I am not shy in my criticisms of right-wing ideology (see, for instance, the essays linked to in the box labeled “Tea Party Political Fundamentalism and Responses To It” at Catalogue of Selected Posts). But I am no less inclined to let left-wing intransigence and belligerence get a free pass (see, for example, many of the essays linked to in the “Politics of Reason and Goodwill” box at Catalogue of Selected Posts). And, despite the incessant attempts to equate this criticism of belligerence to a Pollyanna call for perfect civility and cordiality, a spirit of compromise that assumes and requires that others are reasonable people of goodwill as well, that is not, in fact, what it is. Reason and goodwill do not require passivity, or surrender, or an unwillingness to confront irrationality and belligerence with implaccable resolve. There is a place for strong words and “offensive” analogies (see, e.g., Godwin’s Law, Revisited and Humanity v. Civility), even occasionally for actual violence (such as to prevent a genocide), but only as long as they are done not in service to hatred or anger, but rather in service to a genuine commitment to humanity.

People often aren’t sure how to tell the difference. Here are some guidelines: 1) Those who refuse olive-branches sincerely offered are acting in pettiness rather than in service to humanity; 2) Those who revel in their belligerence are acting in service to anger rather than in service to humanity; 3) Those who vilify individuals more than they critique ideas are acting in service to hatred rather than in service to humanity; 4) Those who are certain that they possess the one, definitive substantive truth that their political enemies just don’t get are acting in service to  hubris rather than in service to humanity; 5) Those who cling to their false certainties rather than commit to processes by which to refine them are acting in service to moral and intellectual laziness rather than in service to humanity.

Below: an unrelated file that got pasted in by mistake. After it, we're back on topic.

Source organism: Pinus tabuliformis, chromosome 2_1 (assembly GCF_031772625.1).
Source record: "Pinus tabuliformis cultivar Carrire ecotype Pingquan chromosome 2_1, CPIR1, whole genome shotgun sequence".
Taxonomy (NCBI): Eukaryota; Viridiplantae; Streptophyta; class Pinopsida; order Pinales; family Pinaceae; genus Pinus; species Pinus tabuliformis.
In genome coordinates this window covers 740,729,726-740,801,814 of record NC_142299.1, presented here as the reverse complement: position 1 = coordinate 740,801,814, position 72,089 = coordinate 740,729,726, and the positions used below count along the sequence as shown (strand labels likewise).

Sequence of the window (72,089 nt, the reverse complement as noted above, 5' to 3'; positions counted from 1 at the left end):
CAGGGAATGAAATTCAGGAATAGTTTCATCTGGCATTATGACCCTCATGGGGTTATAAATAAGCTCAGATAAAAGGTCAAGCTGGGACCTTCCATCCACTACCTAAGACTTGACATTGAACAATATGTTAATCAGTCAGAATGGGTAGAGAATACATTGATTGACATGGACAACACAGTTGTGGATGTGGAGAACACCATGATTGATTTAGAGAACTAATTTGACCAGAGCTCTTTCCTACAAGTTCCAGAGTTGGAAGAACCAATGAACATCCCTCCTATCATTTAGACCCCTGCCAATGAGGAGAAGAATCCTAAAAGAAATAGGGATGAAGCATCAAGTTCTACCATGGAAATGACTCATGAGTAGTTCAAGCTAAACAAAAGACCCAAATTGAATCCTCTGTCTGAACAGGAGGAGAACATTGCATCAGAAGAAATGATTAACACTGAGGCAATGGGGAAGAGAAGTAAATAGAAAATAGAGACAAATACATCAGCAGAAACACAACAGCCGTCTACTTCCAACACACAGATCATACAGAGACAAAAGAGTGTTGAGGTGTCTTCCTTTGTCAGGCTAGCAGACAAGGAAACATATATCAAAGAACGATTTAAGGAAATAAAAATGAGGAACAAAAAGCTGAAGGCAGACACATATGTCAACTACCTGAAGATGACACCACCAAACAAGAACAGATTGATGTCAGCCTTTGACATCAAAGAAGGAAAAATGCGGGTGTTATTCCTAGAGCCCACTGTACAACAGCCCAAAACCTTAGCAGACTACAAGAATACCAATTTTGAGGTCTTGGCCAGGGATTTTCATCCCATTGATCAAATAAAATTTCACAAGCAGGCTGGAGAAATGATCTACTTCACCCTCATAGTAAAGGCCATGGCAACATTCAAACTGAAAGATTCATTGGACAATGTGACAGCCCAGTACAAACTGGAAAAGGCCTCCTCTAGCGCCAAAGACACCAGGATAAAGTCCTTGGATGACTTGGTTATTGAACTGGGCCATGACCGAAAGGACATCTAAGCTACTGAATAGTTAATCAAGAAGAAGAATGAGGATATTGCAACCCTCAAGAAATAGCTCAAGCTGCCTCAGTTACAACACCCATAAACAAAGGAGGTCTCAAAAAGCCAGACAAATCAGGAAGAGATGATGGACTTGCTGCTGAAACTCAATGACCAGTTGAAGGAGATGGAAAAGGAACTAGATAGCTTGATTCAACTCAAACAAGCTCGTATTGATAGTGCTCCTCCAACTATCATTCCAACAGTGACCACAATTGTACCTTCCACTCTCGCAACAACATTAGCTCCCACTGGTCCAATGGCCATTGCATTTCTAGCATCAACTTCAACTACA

We can do better. One step toward doing better is for each one of us who is so inclined, each one of us who wants to act more in service to humanity and less in service to pettiness, belligerence, hatred, hubris, and moral and intellectual laziness, to decide to strive to exercise the discipline involved, invest the effort involved, make the commitment involved, to walking the walk as well talking the talk (see The Power of “Walking the Walk”).

Social change starts within each one of us, in the battle to be committed enough to do more than gratify our own emotional need to smite the enemy, in the struggle to be, not perfect, but sincerely committed to making this a better world, a commitment which requires each and every one of us to strive to make ourselves better individuals. Reason and goodwill, sincerely felt and sincerely advocated, are powerful forces, difficult to deny, easy to gravitate toward. All we need do is commit to them more diligently, make them our guiding forces, and act accordingly.